Aletheia was a Greek Goddess. The word is often translated into English as truth – and Aletheia’s Roman counterpart is called Veritas. However, as Heidegger and others say, truth is really insufficient as a translation. Truth is a noun in Latin, but in Greek aletheia is an activity. This is not just an exercise in semantics. Heidegger understood the importance of language: it shapes our understanding of our world and constrains what we can say.
Etymologically aletheia means un-forgetting or un-concealing (a- lethe). In Greek mythology the river Lethe was one of the five rivers in Hades, and all those who drank from it forgot everything they knew. In “The Origin of the Work of Art” Heidegger tells is that art opens up a clearing to disclose meaning – it helps us to un-forget. And further – art is not just a way that we can find out about ourselves and our world – it also creates meanings for us as a community. I might prefer to conceptualise this slightly differently and talk about art as opening up possibilities for different meanings, interpretations or understandings, but the idea is thought provoking.
Wittgenstein makes a similar point in his Tractatus (5.6) when he says that “the limits of my language are the limits of my world” – if we can’t describe something in words then in a very real sense it does not exist for us (I am aware that Wittgenstein would have gone further with this thought at the time than I am doing now). And further, in a later work:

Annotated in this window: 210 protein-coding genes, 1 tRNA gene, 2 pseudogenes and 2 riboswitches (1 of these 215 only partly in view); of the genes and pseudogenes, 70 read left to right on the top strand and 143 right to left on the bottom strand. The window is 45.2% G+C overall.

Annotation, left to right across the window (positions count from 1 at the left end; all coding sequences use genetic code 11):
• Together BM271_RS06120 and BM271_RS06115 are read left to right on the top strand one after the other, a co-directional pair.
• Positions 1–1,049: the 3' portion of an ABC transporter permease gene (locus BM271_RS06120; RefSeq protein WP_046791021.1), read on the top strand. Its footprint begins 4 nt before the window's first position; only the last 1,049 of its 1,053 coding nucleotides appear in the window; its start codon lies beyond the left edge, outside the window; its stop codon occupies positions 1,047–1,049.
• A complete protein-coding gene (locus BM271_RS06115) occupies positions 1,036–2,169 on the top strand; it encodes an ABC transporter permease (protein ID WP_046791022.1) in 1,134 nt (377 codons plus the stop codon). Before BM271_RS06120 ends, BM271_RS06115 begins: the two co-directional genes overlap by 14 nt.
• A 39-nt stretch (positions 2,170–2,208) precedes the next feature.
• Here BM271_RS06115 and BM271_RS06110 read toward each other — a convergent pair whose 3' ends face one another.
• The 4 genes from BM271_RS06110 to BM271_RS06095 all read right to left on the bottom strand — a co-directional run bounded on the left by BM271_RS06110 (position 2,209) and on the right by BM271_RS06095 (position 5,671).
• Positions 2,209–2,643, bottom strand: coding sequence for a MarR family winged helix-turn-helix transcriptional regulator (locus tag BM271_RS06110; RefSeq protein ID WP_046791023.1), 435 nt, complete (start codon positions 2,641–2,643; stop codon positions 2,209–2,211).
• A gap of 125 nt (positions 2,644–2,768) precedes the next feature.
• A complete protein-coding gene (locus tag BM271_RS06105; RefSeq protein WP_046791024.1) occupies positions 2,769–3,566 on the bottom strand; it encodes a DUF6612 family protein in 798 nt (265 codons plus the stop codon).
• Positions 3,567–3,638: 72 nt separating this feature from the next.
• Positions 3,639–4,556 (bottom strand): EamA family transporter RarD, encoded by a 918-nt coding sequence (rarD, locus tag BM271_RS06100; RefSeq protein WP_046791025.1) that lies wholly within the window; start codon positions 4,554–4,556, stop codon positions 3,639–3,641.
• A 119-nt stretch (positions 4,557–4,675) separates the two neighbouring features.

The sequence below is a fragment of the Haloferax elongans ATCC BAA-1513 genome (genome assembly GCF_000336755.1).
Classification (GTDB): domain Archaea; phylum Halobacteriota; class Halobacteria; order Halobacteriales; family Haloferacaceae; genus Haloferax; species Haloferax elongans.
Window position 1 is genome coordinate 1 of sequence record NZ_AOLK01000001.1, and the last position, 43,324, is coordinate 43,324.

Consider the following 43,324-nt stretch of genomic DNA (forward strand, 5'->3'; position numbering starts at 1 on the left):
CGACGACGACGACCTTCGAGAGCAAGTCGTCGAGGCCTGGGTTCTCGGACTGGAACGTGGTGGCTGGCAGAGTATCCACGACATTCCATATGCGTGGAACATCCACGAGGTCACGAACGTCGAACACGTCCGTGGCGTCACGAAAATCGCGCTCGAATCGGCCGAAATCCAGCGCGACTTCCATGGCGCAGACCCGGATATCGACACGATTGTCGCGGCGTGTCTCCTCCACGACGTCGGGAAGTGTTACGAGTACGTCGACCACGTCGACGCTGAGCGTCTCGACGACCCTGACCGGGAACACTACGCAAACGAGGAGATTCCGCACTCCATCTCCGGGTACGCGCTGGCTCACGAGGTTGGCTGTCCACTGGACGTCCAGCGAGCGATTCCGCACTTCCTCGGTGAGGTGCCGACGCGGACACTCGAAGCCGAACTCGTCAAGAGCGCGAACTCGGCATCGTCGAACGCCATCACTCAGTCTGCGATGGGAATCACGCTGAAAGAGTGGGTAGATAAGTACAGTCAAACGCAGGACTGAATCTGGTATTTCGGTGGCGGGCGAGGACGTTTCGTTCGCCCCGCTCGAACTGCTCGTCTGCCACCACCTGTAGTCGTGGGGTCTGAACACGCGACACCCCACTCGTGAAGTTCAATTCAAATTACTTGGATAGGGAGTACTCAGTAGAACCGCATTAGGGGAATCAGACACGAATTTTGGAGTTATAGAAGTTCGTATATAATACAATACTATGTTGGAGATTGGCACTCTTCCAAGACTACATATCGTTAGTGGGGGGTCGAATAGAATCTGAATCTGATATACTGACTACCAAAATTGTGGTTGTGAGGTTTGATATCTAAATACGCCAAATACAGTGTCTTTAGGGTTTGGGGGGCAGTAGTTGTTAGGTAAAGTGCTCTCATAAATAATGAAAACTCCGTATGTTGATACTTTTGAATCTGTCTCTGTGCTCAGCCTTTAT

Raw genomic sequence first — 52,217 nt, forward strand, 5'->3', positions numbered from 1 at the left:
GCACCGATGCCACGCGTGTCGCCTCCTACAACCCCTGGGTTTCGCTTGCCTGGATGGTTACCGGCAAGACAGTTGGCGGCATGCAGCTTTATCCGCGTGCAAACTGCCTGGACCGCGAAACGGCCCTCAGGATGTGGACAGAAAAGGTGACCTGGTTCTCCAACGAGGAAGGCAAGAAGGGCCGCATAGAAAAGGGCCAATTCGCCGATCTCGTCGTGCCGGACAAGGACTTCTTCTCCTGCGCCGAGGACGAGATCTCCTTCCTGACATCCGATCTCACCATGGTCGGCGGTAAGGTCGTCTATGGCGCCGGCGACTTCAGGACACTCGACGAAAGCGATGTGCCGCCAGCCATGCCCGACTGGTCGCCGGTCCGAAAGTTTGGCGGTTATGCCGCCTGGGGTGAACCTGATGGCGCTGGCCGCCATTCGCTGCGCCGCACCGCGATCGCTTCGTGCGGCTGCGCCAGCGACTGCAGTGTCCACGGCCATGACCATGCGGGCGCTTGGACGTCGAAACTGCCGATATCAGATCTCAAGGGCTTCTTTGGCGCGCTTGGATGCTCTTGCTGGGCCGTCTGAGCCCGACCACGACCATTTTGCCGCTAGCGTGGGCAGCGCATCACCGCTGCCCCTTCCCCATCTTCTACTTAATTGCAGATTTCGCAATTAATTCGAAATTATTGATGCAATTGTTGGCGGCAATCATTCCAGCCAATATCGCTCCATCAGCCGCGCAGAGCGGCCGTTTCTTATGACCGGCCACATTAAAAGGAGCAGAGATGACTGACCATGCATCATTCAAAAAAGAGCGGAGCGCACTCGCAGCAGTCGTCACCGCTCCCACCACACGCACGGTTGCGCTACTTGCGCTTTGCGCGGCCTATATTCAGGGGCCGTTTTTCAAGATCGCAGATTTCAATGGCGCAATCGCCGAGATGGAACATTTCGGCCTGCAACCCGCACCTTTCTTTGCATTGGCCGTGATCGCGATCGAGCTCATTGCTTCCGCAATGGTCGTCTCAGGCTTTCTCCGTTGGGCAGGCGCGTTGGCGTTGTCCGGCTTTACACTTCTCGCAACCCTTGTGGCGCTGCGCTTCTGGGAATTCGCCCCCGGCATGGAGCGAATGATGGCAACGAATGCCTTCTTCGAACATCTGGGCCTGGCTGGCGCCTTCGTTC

“A picture held us captive. And we could not get outside it, for it lay in our language and language seemed to repeat it to us inexorably.” Philosophical Investigations, 115
Art helps us to give us the concepts that we need to understand our world in new ways – it reminds us that there is more than one way of looking at things. Aletheia is stronger than just remembering, it is making a conscious effort to act in a certain way – it is an attitude towards the world. I think that this might well describe the demeanour of a bricoleur. Our ‘what if?’ and ‘yes, and?’ attitudes to life help us to open up the world to ourselves in new ways and discover new ways of being in the world.
I think I’ve always been a bricoleur – it’s a family trait. But it’s not without danger. When I read this page by Austin Kleon, I remembered happy times messing around with my brother. We were big fans of seeing how things worked. Watches, clocks – anything that had moving parts. We’d prise them apart and put them back together again. Yet, somehow, there was always a small pile of springs and screws left on the floor afterwards.